Most people today don't event know what a wire service is, but we get most of our news from wire services.
For more than a century, newspapers have pooled their resources to pay for reporters around the world, who originally sent their dispatches over telephone and telegraph wires.
Howard Dicus spent 13 years at UPI, the first wire service to write news for broadcasters, and the first to record reports for broadcast. UPI still exists but is no longer a full wire service.
Reuters and Bloomberg are wire services, but work mainly for financial clients.
The big remaining U.S. wire service is The Associated Press, owned collectively by a thousand newspapers, where it gets almost half its money from TV broadcasters, and a quarter from newspapers. Just 5% from radio stations.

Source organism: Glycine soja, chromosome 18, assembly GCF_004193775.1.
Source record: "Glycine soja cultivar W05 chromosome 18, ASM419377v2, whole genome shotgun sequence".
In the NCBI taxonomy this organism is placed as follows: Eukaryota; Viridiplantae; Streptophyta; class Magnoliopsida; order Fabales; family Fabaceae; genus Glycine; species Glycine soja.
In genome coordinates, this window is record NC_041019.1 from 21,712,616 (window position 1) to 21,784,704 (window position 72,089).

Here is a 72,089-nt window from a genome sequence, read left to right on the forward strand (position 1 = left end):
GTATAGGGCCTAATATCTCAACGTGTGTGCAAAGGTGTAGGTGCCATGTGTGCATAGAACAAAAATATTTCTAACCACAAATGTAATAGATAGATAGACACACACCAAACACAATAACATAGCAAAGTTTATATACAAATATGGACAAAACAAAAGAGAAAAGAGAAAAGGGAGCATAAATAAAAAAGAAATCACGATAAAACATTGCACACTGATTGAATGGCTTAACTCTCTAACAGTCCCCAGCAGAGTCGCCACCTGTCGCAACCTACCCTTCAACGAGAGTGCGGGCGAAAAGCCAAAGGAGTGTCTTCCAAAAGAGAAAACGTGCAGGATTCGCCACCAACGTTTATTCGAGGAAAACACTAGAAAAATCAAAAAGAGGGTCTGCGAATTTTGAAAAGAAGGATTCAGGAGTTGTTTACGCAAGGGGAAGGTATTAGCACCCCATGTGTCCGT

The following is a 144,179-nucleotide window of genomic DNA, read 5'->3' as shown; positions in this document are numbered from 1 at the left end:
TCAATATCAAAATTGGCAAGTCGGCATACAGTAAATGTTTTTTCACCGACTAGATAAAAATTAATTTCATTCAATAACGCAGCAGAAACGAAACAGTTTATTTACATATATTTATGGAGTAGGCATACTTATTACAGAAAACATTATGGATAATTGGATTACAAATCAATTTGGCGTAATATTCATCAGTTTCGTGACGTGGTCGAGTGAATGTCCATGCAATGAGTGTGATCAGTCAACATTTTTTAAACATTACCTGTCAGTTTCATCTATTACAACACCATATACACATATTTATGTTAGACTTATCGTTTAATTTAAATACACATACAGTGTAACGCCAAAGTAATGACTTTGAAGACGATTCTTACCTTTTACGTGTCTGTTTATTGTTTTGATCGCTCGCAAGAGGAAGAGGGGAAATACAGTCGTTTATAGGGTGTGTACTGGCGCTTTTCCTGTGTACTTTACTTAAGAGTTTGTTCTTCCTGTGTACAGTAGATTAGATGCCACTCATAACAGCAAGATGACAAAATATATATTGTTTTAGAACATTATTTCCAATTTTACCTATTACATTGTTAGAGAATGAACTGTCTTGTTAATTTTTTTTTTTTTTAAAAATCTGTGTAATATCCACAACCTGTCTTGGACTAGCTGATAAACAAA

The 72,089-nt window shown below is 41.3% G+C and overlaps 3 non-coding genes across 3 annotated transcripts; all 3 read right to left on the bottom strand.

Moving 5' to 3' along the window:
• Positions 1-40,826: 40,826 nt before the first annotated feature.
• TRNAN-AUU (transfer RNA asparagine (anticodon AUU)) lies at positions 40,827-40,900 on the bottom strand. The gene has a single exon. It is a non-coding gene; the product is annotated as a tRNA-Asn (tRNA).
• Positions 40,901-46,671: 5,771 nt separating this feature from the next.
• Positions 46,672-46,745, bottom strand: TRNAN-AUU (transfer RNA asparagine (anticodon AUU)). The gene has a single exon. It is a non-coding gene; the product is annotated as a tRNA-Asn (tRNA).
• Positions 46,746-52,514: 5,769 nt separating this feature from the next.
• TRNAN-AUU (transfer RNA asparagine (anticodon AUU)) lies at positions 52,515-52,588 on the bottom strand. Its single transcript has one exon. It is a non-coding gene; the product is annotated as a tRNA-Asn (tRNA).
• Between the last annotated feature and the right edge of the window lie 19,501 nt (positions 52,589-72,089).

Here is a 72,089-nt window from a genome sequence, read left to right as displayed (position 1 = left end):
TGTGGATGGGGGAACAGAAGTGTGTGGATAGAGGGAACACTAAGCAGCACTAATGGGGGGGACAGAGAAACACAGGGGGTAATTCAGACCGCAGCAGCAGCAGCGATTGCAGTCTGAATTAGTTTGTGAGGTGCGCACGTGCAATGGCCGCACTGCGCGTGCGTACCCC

The more newspapers implode, the more broadcasters economize, the more important becomes the newsgathering done by wire services.
Because the biggest problem in the media, no matter what you've heard, is the sheer lack of time and staff to research all the stories that need looking into.
That is crisis at a glance.
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